When I started programming a couple of years back, I realized that it can be quite tricky to select the "best" programming language to start with. Similar questions arise when you think about software. What is the best software to do this job? Which software solutions are other laboratories using? Therefore, I decided that I will give a brief overview of the software and programming languages we are actively using in the laboratory. If you want, go and try them out, they are all free software.
I started to learn Python as I wanted to know more about image processing. However, Python is also a great tool to perform data analysis and to run robots. Python is commonly used in machine learning projects and is one of the fastest growing programming languages. For my group Python has turned out to be extremly versatile and made itself indispensable.
Jupyter Notebook allows you to easily combine normal text with code sections. We use this for all of our data analysis scripts as we can easily include sections which describe individual steps and background information. With this Jupyter Notebook has replaced the old school laboratory notebook for us.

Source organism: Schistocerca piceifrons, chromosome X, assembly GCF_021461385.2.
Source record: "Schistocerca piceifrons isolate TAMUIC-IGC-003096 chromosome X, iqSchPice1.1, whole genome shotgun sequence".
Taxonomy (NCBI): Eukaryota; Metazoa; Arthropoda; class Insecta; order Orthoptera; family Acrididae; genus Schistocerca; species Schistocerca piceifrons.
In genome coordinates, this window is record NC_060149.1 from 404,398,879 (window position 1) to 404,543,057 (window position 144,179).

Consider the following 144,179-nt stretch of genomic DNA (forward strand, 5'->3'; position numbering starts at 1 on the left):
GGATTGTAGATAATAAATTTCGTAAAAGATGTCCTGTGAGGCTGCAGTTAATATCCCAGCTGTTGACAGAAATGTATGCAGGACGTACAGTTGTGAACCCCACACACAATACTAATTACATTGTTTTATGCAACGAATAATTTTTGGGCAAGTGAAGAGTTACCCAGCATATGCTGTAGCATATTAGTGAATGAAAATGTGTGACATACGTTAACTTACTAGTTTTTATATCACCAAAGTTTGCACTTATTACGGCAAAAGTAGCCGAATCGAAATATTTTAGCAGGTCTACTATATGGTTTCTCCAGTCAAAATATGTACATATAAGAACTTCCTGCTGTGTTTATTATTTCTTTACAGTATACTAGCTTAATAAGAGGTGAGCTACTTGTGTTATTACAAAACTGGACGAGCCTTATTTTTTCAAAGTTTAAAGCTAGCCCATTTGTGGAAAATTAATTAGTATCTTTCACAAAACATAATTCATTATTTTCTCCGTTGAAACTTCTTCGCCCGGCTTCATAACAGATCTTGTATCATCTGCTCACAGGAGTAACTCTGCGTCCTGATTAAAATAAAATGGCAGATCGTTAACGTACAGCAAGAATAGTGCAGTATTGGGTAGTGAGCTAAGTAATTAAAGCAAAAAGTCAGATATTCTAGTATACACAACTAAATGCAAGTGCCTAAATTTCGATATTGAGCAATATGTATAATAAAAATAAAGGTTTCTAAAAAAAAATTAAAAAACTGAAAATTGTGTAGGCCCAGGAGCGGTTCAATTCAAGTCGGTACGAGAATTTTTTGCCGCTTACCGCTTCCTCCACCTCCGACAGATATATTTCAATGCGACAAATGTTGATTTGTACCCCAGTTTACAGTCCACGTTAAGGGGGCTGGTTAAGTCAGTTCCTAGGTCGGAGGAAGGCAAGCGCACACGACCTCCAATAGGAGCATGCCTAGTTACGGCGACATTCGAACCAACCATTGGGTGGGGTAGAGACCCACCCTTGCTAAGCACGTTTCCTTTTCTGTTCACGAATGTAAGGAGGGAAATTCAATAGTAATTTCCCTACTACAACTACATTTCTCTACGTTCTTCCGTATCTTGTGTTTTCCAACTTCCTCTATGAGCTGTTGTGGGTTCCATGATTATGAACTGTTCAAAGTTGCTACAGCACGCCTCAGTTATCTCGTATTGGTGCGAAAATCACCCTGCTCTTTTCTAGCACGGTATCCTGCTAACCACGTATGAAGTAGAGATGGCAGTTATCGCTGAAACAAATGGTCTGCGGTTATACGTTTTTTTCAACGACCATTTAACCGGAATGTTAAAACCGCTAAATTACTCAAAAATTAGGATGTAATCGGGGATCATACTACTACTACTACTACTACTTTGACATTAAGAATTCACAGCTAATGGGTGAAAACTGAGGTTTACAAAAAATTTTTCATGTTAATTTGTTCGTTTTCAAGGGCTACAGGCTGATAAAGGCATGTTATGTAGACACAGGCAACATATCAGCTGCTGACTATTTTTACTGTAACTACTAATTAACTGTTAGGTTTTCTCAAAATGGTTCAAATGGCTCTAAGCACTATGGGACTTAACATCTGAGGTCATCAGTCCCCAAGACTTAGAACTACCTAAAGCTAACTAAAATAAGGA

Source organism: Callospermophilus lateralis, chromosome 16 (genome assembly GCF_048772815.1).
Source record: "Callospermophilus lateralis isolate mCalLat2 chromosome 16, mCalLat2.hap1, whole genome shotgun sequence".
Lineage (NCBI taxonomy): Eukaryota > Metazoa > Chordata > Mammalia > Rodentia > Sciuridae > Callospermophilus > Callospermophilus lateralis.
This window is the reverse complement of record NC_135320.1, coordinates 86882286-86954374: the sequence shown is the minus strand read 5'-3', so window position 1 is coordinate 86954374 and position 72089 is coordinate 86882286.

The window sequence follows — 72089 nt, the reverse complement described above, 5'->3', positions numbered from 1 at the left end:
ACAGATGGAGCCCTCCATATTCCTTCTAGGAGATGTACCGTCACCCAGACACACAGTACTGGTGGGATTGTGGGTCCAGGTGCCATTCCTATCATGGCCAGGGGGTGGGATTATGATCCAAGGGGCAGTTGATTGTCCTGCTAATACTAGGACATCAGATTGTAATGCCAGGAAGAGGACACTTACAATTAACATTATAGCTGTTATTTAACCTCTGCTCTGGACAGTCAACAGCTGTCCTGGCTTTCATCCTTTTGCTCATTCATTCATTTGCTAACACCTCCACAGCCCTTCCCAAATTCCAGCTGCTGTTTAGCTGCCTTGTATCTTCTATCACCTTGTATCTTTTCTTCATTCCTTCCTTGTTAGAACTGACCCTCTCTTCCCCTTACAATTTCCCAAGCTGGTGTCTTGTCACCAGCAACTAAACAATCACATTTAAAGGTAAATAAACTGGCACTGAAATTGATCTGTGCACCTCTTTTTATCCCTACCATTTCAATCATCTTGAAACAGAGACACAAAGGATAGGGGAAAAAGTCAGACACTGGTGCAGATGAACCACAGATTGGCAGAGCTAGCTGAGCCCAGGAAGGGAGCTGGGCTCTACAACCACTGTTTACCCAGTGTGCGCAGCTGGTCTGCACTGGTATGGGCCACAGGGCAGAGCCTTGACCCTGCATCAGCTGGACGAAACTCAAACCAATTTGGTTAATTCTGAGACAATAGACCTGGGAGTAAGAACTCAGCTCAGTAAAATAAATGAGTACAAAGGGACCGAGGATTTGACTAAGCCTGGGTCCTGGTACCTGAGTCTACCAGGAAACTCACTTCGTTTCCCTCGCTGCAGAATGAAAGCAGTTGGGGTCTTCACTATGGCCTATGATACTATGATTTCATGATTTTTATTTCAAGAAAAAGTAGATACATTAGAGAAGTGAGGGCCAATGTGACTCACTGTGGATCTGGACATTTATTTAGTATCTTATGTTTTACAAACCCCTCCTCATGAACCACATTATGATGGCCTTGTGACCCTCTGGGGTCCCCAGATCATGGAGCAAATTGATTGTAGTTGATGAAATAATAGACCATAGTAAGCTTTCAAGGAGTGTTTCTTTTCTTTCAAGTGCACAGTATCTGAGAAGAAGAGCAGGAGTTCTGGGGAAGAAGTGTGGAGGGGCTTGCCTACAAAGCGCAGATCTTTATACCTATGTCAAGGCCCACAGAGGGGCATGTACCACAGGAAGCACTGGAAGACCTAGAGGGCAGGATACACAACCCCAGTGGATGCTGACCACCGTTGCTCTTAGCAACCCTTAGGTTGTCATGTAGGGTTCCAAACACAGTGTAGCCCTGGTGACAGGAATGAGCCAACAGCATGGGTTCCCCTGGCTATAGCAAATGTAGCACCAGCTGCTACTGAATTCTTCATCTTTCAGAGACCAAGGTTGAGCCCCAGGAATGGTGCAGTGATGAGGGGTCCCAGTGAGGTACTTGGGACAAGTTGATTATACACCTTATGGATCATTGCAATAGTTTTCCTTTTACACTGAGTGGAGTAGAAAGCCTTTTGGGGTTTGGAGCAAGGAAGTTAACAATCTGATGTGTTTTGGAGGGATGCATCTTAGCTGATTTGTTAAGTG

Do you experience a build up of files with different text versions in your manuscript folder? Git is a good solution to keep this folder tidy, whilst being able to go back to various states of the manuscript drafting. You can easily back it up on a server as well. In fact, Git is more famous for enabling collaborative development of software tools. Individuals can introduce changes into a local version of the code and then combine it with others in an online repository. Most often this is GitHub. We are using GitLab for this purpose which is similar to GitHub but running on a server owned by the University. This webpage is maintained with Git as well, enabling testing of different versions and easy upload of multiple files to the server.